Public Art: Augury sculpture
Sculptor: © Anthony Lau
Description: The 5m high 4 ton Augury sculpture
consists of three H shaped interlocking steel plates (creating 6 points) and sits on a granite ringed concrete
base. The plates were sandblasted and given an undercoat to prevent rusting before being painted in green (now
brown) to blend with the park environment. Lau's inspiration was a spiderweb and how, in the morning, it interlinks
with clumps of grass stems. In local folklore this is a sign of good. Lau deliberatedly made the 6 points, which
depict blades of grass (and also the six major countries of ASEAN), equal in height.
Date Unveiled: 1988
Location: The Augury sculpture is located near
Percival Road, Fort Canning Park, Singapore.
by Mr Anthony Lau
This sculpture completed on 31 Aug 1988 is a project of Asean Sculpture Symposium
Background to the Asean Sculpture Symposium:
ASEAN Sculpture Symposium was established in 1981 with the aim of "promoting a sense of
community among sculptors of member countries whose works of art will be visible symbols of regional cooperation."
The ASEAN Sculpture Symposium lasted six summits, the final being in Manila in 1989.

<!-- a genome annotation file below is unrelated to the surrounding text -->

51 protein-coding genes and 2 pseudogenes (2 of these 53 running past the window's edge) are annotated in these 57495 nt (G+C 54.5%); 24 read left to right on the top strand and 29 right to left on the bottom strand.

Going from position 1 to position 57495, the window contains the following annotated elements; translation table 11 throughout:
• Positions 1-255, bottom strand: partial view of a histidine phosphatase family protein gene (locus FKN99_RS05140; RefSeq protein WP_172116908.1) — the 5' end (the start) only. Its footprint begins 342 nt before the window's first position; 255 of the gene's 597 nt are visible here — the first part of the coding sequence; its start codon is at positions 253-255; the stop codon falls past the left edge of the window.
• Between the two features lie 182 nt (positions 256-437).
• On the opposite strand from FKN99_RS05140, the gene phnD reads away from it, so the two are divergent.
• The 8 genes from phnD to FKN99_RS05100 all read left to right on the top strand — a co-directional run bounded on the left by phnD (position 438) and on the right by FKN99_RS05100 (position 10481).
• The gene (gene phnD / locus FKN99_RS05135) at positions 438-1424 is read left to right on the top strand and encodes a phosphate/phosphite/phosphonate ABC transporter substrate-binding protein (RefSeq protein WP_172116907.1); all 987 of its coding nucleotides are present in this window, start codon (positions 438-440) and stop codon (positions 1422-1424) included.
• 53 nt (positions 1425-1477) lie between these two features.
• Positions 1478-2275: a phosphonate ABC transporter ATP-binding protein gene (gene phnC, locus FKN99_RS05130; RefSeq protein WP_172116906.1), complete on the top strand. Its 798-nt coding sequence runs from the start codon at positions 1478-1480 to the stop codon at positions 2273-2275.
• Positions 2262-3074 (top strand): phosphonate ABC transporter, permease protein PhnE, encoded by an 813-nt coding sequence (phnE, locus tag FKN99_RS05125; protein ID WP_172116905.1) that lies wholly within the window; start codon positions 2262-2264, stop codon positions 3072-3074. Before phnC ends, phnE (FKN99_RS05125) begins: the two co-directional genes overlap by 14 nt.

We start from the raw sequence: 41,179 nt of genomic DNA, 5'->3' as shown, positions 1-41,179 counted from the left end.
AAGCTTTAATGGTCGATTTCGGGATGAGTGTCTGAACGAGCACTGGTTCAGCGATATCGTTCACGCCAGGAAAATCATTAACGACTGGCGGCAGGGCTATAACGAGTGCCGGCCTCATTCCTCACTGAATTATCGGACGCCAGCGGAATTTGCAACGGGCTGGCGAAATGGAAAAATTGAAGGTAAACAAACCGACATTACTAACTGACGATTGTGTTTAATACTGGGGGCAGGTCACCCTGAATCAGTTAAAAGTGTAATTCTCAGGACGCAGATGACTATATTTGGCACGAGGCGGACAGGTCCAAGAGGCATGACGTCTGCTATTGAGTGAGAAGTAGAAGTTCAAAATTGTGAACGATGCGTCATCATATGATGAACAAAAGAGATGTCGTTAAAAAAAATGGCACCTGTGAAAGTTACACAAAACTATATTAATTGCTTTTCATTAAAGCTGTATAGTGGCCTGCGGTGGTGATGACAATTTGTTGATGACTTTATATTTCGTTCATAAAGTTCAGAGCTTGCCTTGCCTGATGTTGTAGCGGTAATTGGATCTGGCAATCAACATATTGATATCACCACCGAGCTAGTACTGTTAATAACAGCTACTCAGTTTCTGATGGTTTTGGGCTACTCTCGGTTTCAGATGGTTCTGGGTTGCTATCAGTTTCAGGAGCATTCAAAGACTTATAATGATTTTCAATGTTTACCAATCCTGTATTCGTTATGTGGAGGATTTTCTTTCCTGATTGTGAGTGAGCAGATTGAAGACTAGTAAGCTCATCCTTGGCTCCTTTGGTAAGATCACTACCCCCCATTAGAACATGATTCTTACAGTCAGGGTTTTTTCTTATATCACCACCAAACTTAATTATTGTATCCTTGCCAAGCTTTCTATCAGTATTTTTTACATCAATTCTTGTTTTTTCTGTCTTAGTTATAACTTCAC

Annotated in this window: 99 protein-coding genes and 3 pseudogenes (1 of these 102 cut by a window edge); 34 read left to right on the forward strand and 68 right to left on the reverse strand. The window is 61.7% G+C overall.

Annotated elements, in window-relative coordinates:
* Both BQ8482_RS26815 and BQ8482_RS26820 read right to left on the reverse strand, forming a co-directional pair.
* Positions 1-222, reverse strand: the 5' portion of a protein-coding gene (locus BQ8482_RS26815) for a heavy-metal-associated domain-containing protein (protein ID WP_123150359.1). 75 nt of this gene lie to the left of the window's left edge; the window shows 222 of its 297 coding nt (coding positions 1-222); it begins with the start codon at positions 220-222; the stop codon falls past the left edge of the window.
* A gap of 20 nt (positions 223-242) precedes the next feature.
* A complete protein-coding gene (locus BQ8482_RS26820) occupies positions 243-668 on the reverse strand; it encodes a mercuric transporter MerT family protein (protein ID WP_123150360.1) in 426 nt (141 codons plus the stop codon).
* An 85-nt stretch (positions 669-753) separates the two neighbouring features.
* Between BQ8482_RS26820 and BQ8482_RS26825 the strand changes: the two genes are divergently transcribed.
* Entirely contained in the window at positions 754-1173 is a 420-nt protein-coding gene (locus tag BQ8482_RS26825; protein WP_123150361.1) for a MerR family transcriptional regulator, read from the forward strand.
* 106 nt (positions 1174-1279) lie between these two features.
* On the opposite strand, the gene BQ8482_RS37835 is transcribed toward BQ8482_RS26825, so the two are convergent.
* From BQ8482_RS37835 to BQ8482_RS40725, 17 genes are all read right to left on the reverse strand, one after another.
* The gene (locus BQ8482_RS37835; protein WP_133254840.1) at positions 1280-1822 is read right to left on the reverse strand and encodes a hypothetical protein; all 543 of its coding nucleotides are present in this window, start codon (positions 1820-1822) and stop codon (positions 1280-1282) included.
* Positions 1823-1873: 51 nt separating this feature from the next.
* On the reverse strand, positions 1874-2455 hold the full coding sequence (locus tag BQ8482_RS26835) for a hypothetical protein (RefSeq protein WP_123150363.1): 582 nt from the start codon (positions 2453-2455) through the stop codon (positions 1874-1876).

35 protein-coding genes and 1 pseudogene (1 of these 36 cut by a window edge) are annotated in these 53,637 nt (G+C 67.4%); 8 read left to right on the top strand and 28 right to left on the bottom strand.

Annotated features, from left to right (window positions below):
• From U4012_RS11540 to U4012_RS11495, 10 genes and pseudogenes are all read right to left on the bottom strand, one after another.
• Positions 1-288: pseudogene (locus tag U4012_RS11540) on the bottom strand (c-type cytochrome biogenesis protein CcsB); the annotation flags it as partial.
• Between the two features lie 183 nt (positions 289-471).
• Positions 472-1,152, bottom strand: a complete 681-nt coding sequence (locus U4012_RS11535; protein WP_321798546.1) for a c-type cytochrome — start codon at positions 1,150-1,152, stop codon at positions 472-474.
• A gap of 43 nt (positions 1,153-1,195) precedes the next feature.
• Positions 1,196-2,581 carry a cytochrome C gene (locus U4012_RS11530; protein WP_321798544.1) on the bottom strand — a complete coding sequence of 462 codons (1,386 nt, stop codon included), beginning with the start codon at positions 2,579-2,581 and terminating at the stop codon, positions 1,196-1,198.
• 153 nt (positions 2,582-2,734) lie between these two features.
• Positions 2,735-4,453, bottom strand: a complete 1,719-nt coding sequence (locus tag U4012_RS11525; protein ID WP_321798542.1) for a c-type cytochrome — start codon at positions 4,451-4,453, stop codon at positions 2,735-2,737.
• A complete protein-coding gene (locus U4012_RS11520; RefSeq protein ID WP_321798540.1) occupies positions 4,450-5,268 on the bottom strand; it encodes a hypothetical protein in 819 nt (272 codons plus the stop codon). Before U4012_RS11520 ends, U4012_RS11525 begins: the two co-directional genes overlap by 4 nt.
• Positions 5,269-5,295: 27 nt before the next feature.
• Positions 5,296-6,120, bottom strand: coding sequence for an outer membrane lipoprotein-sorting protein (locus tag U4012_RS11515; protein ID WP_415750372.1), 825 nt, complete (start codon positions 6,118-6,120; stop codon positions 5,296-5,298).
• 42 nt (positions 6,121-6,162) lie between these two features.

The Singapore Committee On Culture & Information (COCI) held the first
symposium in Singapore between March 27th and May 10th, 1981. Five sculptors from each member country were asked to
produce a five-meter tall sculpture which was later displayed at Singapore’s Fort Canning Park. The Indonesian
sculptor, But Muchtar, contributed a sculpture called “Unity”; The
Malaysian sculptor, Arifin Mohamad Ismail, contributed a fibreglass work called “Taning Sari” (which
sadly desintegrated in the harsh weather and was later replaced by this sculpture "Augury"; The Filipino
sculptor, Napoleon Veloso Abueva, contributed “Fredesvinda”; Thai sculptor, Vichai Sithiratu, contibuted
“Concentration” and Singaporian sculptor, Ng Eng Teng,
Things you may not know about the Augury sculpture : The Augury
sculpture was part of the Asean Sculpture Symposium and Anthony Lau represented Malaysia. Unfortunately Lau
only had 45 days to complete it. Due to the fact he didn't have a workshop the sculpture was created on the site in
Fort Canning Park (cordoned off to the public) using low tech equipment. In the end he was given a 12 day extention
due to rain which caused some of the metal to warp.
The Augury sculpture replaced Arifin Mohamad Ismail's 1980s twin totem firbreglass sculpture Taming Sari. The
totems virtually disintergrated due to the harsh Singapore weather.
The Augury was Anthony Lau's first piece of public art.
Anthony Lau Quote: "There is no greater sculpture than
References: Anthony Lau's Imposing Sculpture in Fort Canning Park
by Ooi Kok Chuen, News Strait Times newspaper article, November 4th, 1988.